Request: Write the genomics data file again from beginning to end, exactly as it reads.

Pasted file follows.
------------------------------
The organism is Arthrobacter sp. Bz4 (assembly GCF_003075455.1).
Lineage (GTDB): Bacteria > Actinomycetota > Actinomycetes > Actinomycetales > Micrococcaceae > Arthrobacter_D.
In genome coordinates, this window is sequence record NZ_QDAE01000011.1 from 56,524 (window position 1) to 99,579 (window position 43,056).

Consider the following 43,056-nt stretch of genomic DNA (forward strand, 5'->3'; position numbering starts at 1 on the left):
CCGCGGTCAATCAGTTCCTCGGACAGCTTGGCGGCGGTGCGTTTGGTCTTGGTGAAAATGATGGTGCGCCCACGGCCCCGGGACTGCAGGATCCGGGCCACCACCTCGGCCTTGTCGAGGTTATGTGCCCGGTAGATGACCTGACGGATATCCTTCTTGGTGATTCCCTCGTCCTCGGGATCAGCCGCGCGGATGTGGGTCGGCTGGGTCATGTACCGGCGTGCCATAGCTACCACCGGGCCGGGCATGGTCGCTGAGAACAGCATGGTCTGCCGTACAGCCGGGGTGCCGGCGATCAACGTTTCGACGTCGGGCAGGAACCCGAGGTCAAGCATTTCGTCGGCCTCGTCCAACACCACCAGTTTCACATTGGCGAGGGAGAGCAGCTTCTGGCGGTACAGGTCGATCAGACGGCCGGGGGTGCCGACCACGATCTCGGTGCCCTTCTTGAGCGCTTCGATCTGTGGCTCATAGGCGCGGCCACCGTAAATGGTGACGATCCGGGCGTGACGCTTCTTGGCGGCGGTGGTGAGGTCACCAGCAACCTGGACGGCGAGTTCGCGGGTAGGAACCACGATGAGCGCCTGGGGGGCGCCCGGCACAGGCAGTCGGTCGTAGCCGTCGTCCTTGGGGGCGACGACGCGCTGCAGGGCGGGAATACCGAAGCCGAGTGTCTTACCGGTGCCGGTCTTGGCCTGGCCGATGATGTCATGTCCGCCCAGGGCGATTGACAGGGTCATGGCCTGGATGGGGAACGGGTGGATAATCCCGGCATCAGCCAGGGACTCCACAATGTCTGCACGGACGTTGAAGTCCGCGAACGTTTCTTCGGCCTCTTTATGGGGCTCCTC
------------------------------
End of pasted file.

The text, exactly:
The organism is Arthrobacter sp. Bz4 (assembly GCF_003075455.1).
Lineage (GTDB): Bacteria > Actinomycetota > Actinomycetes > Actinomycetales > Micrococcaceae > Arthrobacter_D.
In genome coordinates, this window is sequence record NZ_QDAE01000011.1 from 56,524 (window position 1) to 99,579 (window position 43,056).

Consider the following 43,056-nt stretch of genomic DNA (forward strand, 5'->3'; position numbering starts at 1 on the left):
CCGCGGTCAATCAGTTCCTCGGACAGCTTGGCGGCGGTGCGTTTGGTCTTGGTGAAAATGATGGTGCGCCCACGGCCCCGGGACTGCAGGATCCGGGCCACCACCTCGGCCTTGTCGAGGTTATGTGCCCGGTAGATGACCTGACGGATATCCTTCTTGGTGATTCCCTCGTCCTCGGGATCAGCCGCGCGGATGTGGGTCGGCTGGGTCATGTACCGGCGTGCCATAGCTACCACCGGGCCGGGCATGGTCGCTGAGAACAGCATGGTCTGCCGTACAGCCGGGGTGCCGGCGATCAACGTTTCGACGTCGGGCAGGAACCCGAGGTCAAGCATTTCGTCGGCCTCGTCCAACACCACCAGTTTCACATTGGCGAGGGAGAGCAGCTTCTGGCGGTACAGGTCGATCAGACGGCCGGGGGTGCCGACCACGATCTCGGTGCCCTTCTTGAGCGCTTCGATCTGTGGCTCATAGGCGCGGCCACCGTAAATGGTGACGATCCGGGCGTGACGCTTCTTGGCGGCGGTGGTGAGGTCACCAGCAACCTGGACGGCGAGTTCGCGGGTAGGAACCACGATGAGCGCCTGGGGGGCGCCCGGCACAGGCAGTCGGTCGTAGCCGTCGTCCTTGGGGGCGACGACGCGCTGCAGGGCGGGAATACCGAAGCCGAGTGTCTTACCGGTGCCGGTCTTGGCCTGGCCGATGATGTCATGTCCGCCCAGGGCGATTGACAGGGTCATGGCCTGGATGGGGAACGGGTGGATAATCCCGGCATCAGCCAGGGACTCCACAATGTCTGCACGGACGTTGAAGTCCGCGAACGTTTCTTCGGCCTCTTTATGGGGCTCCTC